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  • Consequentializing moral theories.Douglas W. Portmore - 2007 - Pacific Philosophical Quarterly 88 (1):39–73.
    To consequentialize a non-consequentialist theory, take whatever considerations that the non-consequentialist theory holds to be relevant to determining the deontic statuses of actions and insist that those considerations are relevant to determining the proper ranking of outcomes. In this way, the consequentialist can produce an ordering of outcomes that when combined with her criterion of rightness yields the same set of deontic verdicts that the non-consequentialist theory yields. In this paper, I argue that any plausible non-consequentialist theory can be consequentialized. (...)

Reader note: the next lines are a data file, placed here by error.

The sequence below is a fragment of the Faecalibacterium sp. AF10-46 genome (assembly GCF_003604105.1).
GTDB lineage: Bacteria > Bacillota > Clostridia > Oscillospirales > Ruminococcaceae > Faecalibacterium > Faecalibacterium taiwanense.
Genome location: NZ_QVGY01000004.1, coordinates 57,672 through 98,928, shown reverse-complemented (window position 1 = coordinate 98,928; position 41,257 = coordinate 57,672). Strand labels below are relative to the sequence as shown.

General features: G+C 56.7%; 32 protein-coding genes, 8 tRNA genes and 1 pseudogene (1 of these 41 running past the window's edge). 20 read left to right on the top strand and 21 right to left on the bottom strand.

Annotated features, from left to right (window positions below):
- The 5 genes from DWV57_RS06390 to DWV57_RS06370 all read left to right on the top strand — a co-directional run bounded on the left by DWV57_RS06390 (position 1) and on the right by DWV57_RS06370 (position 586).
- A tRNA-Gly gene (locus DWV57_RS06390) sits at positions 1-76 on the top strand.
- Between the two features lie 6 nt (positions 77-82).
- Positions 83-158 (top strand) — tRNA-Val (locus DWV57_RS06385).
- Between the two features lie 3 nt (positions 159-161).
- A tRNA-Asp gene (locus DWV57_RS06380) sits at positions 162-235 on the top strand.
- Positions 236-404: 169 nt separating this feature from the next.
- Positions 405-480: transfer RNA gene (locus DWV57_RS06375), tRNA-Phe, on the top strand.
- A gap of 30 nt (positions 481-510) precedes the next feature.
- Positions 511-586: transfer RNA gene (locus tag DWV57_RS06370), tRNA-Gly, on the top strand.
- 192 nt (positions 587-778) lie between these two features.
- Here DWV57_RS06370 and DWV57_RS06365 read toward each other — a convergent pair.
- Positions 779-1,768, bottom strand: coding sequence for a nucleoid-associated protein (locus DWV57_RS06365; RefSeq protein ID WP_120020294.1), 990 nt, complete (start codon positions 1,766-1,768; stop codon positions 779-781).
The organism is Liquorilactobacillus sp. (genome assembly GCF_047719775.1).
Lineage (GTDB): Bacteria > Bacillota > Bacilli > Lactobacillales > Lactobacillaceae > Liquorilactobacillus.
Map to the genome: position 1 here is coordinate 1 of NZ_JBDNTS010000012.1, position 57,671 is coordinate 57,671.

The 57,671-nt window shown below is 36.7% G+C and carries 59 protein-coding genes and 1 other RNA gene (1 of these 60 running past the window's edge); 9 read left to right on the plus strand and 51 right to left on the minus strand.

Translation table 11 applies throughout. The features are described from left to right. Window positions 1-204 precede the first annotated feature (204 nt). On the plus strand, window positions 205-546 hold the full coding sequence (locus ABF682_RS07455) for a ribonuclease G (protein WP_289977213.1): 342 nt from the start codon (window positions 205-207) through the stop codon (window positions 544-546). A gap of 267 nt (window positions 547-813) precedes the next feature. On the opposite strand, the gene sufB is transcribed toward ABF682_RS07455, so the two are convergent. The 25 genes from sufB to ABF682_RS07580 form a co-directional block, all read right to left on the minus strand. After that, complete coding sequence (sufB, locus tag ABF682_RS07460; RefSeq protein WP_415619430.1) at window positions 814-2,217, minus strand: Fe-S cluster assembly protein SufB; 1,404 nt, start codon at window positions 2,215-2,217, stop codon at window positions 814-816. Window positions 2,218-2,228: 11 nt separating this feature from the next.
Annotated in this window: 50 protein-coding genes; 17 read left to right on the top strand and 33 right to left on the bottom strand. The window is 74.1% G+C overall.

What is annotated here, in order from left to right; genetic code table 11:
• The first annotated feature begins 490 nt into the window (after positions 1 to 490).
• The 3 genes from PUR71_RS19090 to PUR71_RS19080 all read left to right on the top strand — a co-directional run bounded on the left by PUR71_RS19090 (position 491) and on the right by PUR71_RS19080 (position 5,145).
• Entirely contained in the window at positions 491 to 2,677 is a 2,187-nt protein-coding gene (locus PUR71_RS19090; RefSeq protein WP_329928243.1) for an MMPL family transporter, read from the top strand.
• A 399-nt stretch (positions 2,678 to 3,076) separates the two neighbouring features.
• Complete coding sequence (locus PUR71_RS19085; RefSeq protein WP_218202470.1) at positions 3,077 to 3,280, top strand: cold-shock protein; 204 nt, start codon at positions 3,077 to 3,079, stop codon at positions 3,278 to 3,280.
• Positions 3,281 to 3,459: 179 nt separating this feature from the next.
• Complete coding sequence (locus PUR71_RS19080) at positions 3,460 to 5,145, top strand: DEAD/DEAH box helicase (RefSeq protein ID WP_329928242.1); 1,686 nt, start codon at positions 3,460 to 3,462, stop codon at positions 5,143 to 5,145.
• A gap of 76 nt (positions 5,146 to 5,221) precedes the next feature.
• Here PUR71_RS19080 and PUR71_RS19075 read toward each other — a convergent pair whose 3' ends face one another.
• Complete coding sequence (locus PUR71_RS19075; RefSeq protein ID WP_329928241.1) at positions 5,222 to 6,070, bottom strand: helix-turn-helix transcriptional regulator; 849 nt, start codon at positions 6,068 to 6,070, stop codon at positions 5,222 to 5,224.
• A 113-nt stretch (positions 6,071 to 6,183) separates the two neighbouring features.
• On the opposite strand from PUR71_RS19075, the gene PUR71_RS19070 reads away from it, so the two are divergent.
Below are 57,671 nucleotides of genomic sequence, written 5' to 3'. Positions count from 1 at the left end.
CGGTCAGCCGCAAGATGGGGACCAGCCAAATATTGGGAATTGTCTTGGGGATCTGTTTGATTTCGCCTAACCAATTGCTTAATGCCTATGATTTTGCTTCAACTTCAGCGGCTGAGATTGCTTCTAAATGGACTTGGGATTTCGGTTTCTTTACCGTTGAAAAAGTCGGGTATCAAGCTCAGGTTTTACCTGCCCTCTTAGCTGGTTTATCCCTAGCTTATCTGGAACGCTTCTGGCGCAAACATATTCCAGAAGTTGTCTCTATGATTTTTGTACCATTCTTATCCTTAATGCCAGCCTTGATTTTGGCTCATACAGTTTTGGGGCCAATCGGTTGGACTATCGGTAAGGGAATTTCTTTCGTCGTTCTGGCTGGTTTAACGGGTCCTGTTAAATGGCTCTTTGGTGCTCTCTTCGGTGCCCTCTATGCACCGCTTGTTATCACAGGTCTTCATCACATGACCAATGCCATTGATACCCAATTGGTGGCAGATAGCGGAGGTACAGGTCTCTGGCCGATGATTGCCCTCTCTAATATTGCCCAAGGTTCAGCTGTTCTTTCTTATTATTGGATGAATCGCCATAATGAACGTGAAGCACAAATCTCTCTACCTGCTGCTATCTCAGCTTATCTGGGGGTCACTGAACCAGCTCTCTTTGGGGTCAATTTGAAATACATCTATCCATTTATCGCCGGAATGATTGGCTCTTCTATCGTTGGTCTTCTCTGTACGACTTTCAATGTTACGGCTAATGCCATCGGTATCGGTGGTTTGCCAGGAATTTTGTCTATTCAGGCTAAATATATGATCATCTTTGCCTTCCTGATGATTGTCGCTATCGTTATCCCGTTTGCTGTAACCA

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  • The Cost of Consequentialization.Hanno Sauer - 2019 - Metaphilosophy 50 (1-2):100-109.
    Consequentializers suggest that for all non‐consequentialist moral theories, one can come up with a consequentialist counterpart that generates exactly the same deontic output as the original theory. Thus, all moral theories can be “consequentialized.” This paper argues that this procedure, though technically feasible, deprives consequentialism of its potential for normative justification. By allowing purported counterexamples to any given consequentialist moral theory to be accommodated within that theory’s account of value, consequentializers achieve a hollow victory. The resulting deontically equivalent consequentalist counterpart (...)